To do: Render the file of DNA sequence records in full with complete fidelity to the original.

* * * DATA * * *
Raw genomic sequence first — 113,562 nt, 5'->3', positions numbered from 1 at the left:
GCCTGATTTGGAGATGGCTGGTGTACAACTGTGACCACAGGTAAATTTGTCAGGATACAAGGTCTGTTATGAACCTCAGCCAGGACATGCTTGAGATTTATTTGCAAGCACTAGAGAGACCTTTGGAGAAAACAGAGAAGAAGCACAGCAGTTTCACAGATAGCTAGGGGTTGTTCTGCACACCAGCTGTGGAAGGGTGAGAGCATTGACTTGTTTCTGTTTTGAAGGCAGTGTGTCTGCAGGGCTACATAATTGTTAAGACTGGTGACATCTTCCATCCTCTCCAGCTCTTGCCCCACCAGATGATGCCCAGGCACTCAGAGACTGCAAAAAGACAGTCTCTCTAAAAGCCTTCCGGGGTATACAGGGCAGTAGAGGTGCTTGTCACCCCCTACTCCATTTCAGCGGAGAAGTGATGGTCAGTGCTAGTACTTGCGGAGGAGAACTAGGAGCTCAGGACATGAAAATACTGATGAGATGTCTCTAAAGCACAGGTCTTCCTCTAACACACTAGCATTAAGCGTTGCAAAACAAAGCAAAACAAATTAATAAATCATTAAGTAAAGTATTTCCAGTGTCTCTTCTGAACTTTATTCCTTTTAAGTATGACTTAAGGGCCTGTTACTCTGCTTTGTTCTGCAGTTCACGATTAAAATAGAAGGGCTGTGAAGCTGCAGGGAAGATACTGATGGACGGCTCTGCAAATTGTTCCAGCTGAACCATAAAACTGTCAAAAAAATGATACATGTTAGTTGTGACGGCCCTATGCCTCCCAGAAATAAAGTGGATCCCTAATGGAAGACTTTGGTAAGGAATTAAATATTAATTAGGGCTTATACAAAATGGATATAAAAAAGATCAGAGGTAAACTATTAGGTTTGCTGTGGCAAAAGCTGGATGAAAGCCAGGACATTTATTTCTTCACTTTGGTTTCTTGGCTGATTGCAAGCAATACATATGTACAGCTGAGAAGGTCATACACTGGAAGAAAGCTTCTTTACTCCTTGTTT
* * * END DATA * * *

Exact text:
Raw genomic sequence first — 113,562 nt, 5'->3', positions numbered from 1 at the left:
GCCTGATTTGGAGATGGCTGGTGTACAACTGTGACCACAGGTAAATTTGTCAGGATACAAGGTCTGTTATGAACCTCAGCCAGGACATGCTTGAGATTTATTTGCAAGCACTAGAGAGACCTTTGGAGAAAACAGAGAAGAAGCACAGCAGTTTCACAGATAGCTAGGGGTTGTTCTGCACACCAGCTGTGGAAGGGTGAGAGCATTGACTTGTTTCTGTTTTGAAGGCAGTGTGTCTGCAGGGCTACATAATTGTTAAGACTGGTGACATCTTCCATCCTCTCCAGCTCTTGCCCCACCAGATGATGCCCAGGCACTCAGAGACTGCAAAAAGACAGTCTCTCTAAAAGCCTTCCGGGGTATACAGGGCAGTAGAGGTGCTTGTCACCCCCTACTCCATTTCAGCGGAGAAGTGATGGTCAGTGCTAGTACTTGCGGAGGAGAACTAGGAGCTCAGGACATGAAAATACTGATGAGATGTCTCTAAAGCACAGGTCTTCCTCTAACACACTAGCATTAAGCGTTGCAAAACAAAGCAAAACAAATTAATAAATCATTAAGTAAAGTATTTCCAGTGTCTCTTCTGAACTTTATTCCTTTTAAGTATGACTTAAGGGCCTGTTACTCTGCTTTGTTCTGCAGTTCACGATTAAAATAGAAGGGCTGTGAAGCTGCAGGGAAGATACTGATGGACGGCTCTGCAAATTGTTCCAGCTGAACCATAAAACTGTCAAAAAAATGATACATGTTAGTTGTGACGGCCCTATGCCTCCCAGAAATAAAGTGGATCCCTAATGGAAGACTTTGGTAAGGAATTAAATATTAATTAGGGCTTATACAAAATGGATATAAAAAAGATCAGAGGTAAACTATTAGGTTTGCTGTGGCAAAAGCTGGATGAAAGCCAGGACATTTATTTCTTCACTTTGGTTTCTTGGCTGATTGCAAGCAATACATATGTACAGCTGAGAAGGTCATACACTGGAAGAAAGCTTCTTTACTCCTTGTTT